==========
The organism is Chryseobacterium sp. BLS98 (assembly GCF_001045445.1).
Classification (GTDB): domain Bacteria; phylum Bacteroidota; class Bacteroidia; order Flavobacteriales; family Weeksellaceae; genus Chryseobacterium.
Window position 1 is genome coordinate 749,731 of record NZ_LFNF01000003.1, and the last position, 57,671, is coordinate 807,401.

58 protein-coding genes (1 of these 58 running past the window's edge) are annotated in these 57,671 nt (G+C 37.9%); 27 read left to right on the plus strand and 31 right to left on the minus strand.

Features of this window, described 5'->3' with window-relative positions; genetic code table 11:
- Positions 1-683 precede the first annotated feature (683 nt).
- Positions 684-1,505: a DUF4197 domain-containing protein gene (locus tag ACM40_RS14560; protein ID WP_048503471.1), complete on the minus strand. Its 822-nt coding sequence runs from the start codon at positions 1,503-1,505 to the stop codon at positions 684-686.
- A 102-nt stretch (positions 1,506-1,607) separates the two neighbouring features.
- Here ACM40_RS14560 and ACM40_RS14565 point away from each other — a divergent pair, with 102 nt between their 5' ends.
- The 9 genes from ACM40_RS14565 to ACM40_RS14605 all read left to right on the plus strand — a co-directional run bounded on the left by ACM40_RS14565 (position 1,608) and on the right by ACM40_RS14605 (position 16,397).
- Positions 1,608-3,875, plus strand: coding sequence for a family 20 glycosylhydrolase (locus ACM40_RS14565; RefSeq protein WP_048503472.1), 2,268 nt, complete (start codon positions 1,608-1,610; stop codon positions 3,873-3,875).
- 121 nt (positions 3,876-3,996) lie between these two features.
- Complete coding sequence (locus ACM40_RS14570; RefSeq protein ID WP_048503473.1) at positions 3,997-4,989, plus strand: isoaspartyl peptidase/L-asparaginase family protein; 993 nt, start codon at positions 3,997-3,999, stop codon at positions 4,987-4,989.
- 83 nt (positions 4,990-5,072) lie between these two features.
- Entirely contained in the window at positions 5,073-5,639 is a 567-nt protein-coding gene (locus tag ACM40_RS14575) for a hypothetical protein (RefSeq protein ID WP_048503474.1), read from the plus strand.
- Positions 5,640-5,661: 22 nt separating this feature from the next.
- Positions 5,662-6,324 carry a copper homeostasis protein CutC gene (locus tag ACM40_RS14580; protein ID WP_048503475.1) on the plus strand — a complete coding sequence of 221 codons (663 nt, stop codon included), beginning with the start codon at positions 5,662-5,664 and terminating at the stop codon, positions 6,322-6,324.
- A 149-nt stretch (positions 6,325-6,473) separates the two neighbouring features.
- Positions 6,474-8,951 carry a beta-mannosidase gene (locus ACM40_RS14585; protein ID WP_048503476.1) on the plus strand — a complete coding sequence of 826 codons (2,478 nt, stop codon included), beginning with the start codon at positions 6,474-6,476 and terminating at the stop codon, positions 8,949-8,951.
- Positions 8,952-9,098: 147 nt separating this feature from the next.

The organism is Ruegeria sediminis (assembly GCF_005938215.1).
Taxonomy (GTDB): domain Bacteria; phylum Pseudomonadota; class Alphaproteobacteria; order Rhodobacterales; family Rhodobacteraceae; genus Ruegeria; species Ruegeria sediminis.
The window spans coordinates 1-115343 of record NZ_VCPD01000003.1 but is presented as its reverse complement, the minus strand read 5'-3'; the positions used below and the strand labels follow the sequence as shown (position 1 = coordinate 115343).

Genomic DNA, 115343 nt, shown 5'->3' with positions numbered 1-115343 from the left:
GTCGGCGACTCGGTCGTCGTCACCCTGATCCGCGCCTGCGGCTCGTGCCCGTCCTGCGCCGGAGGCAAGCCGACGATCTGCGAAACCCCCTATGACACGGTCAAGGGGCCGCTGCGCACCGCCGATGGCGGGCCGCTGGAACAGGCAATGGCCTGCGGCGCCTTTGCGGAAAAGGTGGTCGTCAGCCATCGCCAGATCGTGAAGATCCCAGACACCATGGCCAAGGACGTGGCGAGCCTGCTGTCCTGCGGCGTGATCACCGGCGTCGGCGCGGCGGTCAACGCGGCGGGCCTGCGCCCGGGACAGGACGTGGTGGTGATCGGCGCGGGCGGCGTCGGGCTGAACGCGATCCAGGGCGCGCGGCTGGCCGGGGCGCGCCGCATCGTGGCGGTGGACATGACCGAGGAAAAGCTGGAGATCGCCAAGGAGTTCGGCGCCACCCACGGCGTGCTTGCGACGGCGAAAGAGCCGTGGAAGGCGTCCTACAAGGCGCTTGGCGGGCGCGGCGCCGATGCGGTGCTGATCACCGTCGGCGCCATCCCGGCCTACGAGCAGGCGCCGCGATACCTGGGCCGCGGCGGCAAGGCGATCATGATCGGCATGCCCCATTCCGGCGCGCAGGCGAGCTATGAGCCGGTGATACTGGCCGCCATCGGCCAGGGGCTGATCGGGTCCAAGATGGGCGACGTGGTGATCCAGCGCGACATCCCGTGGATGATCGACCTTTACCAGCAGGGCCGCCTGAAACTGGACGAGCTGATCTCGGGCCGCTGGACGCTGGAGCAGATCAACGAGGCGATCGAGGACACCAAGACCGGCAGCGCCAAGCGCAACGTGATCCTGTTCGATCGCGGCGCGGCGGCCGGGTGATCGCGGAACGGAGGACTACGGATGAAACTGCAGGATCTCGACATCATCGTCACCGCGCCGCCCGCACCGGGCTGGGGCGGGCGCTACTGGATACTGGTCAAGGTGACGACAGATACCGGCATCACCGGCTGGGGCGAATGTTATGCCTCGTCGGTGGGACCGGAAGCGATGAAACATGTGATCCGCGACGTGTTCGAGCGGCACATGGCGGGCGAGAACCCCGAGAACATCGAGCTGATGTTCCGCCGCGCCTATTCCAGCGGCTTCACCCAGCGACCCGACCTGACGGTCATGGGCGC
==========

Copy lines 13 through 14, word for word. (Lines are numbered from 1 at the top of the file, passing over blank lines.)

- Complete coding sequence (locus ACM40_RS14570; RefSeq protein ID WP_048503473.1) at positions 3,997-4,989, plus strand: isoaspartyl peptidase/L-asparaginase family protein; 993 nt, start codon at positions 3,997-3,999, stop codon at positions 4,987-4,989.
- 83 nt (positions 4,990-5,072) lie between these two features.